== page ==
Artistic Practice as Research in Music: Theory, Criticism, Practice brings together internationally renowned scholars and practitioners to explore the cultural, institutional, theoretical, methodological, epistemological, ethical and practical aspects and implications of the rapidly evolving area of artistic research in music. Through various theoretical positions and case studies, and by establishing robust connections between theoretical debates and concrete examples of artistic research projects, the authors discuss the conditions under which artistic practice becomes a research activity; how practice-led research is understood in conservatoire settings; issues of assessment in relation to musical performance as research; methodological possibilities open to music practitioners entering academic environments as researchers; the role of technology in processes of musical composition as research; the role and value of performerly knowledge in music-analytical enquiry; issues in relation to live performance as a research method; artistic collaboration and improvisation as research tools; interdisciplinary concerns of the artist-researcher; and the relationship between the affordances of a musical instrument and artistic research in musical performance. Readers will come away from the book with fresh insights about the theoretical, critical and practical work being done by experts in this exciting new field of enquiry.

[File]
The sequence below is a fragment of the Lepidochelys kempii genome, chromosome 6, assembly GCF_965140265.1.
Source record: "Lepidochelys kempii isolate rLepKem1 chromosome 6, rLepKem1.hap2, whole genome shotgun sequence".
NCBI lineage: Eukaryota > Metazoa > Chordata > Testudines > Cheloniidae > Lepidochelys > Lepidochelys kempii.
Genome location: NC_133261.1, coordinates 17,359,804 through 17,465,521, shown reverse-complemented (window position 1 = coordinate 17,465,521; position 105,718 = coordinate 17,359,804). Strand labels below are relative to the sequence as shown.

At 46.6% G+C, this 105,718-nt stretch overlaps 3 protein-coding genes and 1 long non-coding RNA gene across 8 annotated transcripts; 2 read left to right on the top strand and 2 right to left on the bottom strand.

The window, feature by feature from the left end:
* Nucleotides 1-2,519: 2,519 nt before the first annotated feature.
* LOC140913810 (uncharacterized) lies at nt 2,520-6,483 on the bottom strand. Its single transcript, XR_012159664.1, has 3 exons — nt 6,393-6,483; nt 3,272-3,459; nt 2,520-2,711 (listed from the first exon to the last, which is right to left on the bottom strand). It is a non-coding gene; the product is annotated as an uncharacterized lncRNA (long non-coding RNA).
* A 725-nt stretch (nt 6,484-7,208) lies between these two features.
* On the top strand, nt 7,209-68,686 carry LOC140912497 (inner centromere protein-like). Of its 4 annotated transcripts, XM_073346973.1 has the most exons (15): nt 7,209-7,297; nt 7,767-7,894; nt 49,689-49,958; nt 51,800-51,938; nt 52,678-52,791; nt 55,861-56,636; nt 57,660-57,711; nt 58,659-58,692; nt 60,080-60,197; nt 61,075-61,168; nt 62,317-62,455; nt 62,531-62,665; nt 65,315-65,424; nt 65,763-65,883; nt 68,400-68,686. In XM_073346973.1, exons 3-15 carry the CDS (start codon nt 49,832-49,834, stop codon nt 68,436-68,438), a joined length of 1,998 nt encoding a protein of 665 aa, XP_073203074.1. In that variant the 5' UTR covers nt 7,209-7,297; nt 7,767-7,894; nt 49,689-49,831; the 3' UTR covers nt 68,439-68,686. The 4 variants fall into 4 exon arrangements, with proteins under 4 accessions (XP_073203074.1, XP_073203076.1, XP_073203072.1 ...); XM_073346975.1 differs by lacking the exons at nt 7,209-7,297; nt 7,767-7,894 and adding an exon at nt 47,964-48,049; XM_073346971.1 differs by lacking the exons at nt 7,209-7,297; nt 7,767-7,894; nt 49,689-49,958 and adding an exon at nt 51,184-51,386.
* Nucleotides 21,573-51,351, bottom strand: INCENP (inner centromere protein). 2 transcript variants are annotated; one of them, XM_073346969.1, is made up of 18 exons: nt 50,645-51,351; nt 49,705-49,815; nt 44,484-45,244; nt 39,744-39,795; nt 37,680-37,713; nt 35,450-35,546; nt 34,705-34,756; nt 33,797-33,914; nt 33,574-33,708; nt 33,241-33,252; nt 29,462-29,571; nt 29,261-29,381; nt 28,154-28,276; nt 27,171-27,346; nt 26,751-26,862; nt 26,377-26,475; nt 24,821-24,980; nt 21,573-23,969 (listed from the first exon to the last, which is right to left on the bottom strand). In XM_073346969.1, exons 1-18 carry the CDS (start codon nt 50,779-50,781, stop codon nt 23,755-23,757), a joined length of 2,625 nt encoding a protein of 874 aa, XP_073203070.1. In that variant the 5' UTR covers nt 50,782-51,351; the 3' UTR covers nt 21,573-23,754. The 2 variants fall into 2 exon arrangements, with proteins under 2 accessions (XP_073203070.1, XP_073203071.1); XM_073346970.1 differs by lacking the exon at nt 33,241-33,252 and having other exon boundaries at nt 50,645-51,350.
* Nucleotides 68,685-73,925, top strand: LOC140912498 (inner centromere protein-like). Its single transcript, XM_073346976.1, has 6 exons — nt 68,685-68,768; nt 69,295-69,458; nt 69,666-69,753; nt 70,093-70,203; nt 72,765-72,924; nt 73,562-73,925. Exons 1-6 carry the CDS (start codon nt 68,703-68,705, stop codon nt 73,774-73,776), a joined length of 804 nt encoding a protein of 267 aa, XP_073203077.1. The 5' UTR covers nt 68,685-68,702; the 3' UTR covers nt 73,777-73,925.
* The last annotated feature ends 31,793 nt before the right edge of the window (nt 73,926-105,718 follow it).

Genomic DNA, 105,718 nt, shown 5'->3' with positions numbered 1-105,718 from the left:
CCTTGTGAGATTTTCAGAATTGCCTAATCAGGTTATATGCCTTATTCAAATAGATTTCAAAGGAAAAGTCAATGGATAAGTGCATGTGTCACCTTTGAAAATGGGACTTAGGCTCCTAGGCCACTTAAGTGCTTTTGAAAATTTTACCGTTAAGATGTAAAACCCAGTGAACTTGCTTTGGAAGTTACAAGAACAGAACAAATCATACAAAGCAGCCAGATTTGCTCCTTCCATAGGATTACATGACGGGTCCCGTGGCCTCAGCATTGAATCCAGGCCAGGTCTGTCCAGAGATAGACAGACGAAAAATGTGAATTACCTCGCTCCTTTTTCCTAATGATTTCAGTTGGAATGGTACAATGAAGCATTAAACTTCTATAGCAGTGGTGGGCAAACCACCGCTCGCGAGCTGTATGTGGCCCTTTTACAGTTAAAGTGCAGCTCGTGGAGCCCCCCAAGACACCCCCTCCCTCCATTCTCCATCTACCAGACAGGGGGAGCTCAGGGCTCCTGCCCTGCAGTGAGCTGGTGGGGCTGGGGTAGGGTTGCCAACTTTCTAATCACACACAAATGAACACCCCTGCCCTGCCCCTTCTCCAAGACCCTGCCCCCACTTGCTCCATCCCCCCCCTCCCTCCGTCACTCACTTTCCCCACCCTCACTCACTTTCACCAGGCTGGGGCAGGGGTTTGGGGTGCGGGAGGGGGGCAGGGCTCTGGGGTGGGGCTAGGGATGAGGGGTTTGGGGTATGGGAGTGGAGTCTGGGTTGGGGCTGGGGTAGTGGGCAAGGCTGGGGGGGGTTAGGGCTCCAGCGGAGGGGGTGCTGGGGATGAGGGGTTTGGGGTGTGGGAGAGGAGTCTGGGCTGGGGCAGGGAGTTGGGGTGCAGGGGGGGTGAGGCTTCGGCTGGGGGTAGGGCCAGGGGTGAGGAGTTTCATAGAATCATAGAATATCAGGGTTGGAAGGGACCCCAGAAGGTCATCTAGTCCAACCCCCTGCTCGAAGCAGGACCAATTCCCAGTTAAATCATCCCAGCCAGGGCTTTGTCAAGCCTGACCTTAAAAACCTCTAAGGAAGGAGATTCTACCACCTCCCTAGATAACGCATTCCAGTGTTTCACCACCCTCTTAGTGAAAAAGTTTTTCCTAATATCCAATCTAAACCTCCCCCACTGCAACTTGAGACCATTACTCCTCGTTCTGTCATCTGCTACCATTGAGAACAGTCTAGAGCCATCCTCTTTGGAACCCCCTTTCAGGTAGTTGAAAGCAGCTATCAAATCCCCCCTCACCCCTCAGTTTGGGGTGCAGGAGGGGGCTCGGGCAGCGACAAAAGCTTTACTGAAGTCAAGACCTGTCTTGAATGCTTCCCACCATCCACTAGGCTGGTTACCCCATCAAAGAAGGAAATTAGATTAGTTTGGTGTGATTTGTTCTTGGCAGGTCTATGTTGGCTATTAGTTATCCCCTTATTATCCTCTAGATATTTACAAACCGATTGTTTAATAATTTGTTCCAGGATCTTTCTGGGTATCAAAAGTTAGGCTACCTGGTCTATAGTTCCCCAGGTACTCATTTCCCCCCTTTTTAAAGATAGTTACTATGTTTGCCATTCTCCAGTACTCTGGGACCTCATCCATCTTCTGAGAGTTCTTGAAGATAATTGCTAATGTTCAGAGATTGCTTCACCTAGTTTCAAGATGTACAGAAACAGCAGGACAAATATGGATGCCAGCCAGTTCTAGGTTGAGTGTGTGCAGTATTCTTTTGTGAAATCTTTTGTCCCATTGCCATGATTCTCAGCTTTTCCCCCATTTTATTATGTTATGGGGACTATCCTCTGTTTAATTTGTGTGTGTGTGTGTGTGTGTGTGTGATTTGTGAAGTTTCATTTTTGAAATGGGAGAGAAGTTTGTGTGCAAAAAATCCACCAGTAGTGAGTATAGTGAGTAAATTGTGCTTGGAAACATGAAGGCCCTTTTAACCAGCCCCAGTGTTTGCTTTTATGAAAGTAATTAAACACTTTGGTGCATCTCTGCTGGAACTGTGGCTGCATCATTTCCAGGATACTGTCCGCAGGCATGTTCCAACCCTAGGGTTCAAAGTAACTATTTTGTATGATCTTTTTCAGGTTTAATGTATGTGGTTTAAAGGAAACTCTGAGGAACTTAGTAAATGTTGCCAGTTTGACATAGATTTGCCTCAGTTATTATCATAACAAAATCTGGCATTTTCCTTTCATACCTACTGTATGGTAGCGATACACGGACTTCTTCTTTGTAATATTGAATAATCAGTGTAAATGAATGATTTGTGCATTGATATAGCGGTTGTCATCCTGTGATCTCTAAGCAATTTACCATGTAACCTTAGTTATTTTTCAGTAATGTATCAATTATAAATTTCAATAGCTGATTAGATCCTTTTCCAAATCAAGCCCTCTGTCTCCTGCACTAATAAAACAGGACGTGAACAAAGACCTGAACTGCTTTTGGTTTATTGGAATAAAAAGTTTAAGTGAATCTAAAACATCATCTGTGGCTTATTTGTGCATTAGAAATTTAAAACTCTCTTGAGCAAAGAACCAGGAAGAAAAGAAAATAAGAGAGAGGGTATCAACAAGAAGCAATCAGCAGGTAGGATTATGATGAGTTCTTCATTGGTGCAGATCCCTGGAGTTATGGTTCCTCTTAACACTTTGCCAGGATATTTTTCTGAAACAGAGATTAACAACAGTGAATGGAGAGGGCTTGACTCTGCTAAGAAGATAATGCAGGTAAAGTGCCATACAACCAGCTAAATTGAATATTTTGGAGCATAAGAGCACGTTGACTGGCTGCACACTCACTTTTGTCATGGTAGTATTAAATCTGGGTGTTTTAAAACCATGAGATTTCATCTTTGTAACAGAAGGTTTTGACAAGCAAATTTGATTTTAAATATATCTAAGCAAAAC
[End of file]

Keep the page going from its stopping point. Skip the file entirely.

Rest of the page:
Contents: Introduction, Mine DoÄŸantan-Dack. Part I Institutional and Critical Perspectives: Performing research: some institutional perspectives, Nicholas Cook; Practising research, playing with knowledge, Celia Duffy and Stephen Broad; Artistic research and music scholarship: musings and models from a continental European perspective, Darla Crispin; Determination and negotiation in artistic practice as research in music, Anthony Gritten. Part II Disciplinary and Methodological Issues: Practice-based music research: lessons from a researcher’s personal history, Jane W. Davidson; Following performance across the research frontier, Kathryn Whitney; The (f)utility of performance analysis, John Rink; Imaginary workspaces: creative practice and research through electroacoustic composition, John Young. Part III Specific Projects: The role of the musical instrument in performance as research: the piano as a research tool, Mine DoÄŸantan-Dack; Creating new music for a redesigned instrument, Christopher Redgate; Improvisations towards an origin: the steel cello and the bow chime, Adrian Palka; FLAT TIME/sounding, David Toop; Index.
The theme for the series is the psychology of music, broadly defined. Topics include (i) musical development at different ages, (ii) exceptional musical development in the context of special educational needs, (iii) musical cognition and context, (iv) culture, mind and music, (v) micro to macro perspectives on the impact of music on the individual (from neurological studies through to social psychology), (vi) the development of advanced performance skills and (vii) affective perspectives on musical learning. The series presents the implications of research findings for a wide readership, including user-groups (music teachers, policy makers, parents) as well as the international academic and research communities. This expansive embrace, in terms of both subject matter and intended audience (drawing on basic and applied research from across the globe), is the distinguishing feature of the series, and it serves SEMPRE’s distinctive mission, which is to promote and ensure coherent and symbiotic links between education, music and psychology research.